Impulse information

The other day, I went to see Mimi Ito speak about the work she did on Camera Phones. I’ve heard her talk before, but I thought I’d go again to hear her work once more. At the end of the talk she mentioned a great metaphor, casually. She said that the phone wasn’t replacing the desktop, but instead that it was replacing gum and cigarettes. Yesterday, while I was working, I mentioned to my friend, Ted from 4info, of how to think about designing a mobile app. My analogy: think about designing for a 5 year old.

No attention, clear and direct, simple!

On the way home, we were chatting about the web on phones. We were talking about what a better metaphor for browsing the web on the phone would be. I was reminded of Mimi’s thoughts.

Impulse information.

Impulse information is something that you need within a few seconds of thinking of it. If it takes too much time, then your addiction and impulse wears off. You want to find that one thing. You want to find it fast. You want to find it now. You know what it is you are craving. The challenge is just to get it quickly.

You don’t want to browse through a lot of pages. You don’t want to sift through irrelevant content. You don’t want to be bogged down by massive hierarchical structures. You want something flat, quick, and satisfying. Something like a piece of chocolate after a big meal, a piece of candy at 4:00, a sip of coffee after a long meeting, or even a cigarette after sex. You need it. You want it. The moment matters.

The implications rethinking some of the way the web is structured could have implications structurally, functionally, and with content. Do we still necessarily need links, or is search better? Flatter databases with content that is readily available at a top level just waiting to be picked by an accurate query. Less network interactions. What would it mean to pear down content to only the really relevant information. Could we actually start to include short hand or texting phrases into content pages. Btw, w/o, 2, U, 4, etc. Cryptic perhaps, but if you get what you want and you get it now, perhaps more satisfying.

Taking this thought one step further… I venture to wonder… instead of the information age… are we beginning to enter the information addiction age? If so, sign me up for the closest IA.

Anita

5 thoughts on “Impulse information

  1. Blake Engel

    I like the metaphor. Sometimes the impulse is for information retrieval, and sometimes it’s for information storage. Think of the times when someone tells you the name of a book, band, or place you should check out.

    In impulse information retrieval, yes you are satisfying some kind of temporal need, but if you’re looking up some piece of information, it’s typically to fuel some conversation you’re having with a friend, to help you decide where to get ice cream, or to find out where you’re friends are hanging out and go there (for the Dodgeball-obsessed out there). Again, information retrieval to alter immediate behavior.

    However, in impulse information storage, the intent is not to alter behavior in the physical world based on some piece of knowledge gained from an information system. Rather it is to “unload” something onto an information system; to get it off your mind for later retrieval. That is, to alter your behavior at a later, more stable moment.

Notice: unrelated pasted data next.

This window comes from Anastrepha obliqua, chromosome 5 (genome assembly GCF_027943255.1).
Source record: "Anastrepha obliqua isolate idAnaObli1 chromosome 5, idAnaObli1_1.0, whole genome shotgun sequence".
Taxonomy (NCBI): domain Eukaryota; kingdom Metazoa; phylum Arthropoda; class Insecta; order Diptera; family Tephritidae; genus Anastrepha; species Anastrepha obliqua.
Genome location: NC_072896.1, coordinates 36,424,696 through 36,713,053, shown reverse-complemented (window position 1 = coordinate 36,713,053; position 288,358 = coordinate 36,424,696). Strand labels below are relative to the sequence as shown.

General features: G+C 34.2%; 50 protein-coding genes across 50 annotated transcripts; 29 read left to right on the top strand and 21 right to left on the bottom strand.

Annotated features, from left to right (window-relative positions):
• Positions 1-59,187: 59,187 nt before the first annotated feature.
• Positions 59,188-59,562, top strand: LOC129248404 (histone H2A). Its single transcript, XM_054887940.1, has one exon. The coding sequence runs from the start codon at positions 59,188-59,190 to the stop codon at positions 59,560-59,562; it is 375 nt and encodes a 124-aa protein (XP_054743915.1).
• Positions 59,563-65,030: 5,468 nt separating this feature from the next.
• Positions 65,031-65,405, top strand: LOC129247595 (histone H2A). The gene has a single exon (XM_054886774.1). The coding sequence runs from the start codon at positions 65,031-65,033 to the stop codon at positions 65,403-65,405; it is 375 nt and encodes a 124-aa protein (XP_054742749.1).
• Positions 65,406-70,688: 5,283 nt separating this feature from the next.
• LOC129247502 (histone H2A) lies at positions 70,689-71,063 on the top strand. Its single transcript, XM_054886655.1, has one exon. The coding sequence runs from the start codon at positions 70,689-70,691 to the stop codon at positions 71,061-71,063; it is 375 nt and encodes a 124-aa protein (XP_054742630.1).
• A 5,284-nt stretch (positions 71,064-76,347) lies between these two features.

Unfortunately, both are hindered by sub-par input devices. Oh well.

    Reply
  2. anitamobile

    Thanks! Im glad you like it!

    I like your thoughts on the input ideas too!!! Makes me think… Stickies for the mobile phone. But we already have that. I wonder why people don’t leave voice memos to themselves more often?

    Or perhaps… why I don’t.

    Thanks for the toughts… they are interesting to think about!!
    A.

    Reply
  3. Anonymous

    The work of Bradley Rhodes on Just-In-Time Information Retrieval Agents comes to mind.

    See http://www.bradleyrhodes.com/

    A good name can help. Chaos Theory was better (and more general) than Catastrophe Theory. Tipping Point is more popular (and easier to say) than Chaotic Phase Change.

    Reply
  4. daviso

    I like your questions. re: information addiction. I was once addicted to blizzard entertainment cd roms and I recognized that the sleepless nights were causing me to be more out of touch than usual. I eventually quit them altogether –cold-turkey, spread my focus on 10 million other projects and ideas. I guess the need to impulse search will always be there, and then store/share via all these awesome mediums. What comes comes to mind for me is simple concept of nesting with your partner, buying groceries for later retrieval, buying cd for playback or itunes,etc. it’s one of those things that keeps us a little separate from dolphines, some people like to share, others like to gawk.

    Reply
  5. anitamobile

    Yeah, I know that Blizzard Entertainment addiction all too well. The funniest thing is how fast and easy it infects everyone around you and then how much you actually really miss it when it’s gone. Guess that’s why this stuff is making so much money! Yeah, I agree… grocery retrieval, music playback, and sharing sounds like heaven to me! Thanks for reminding me of some really nice times. Thanks for sharing.

    Reply

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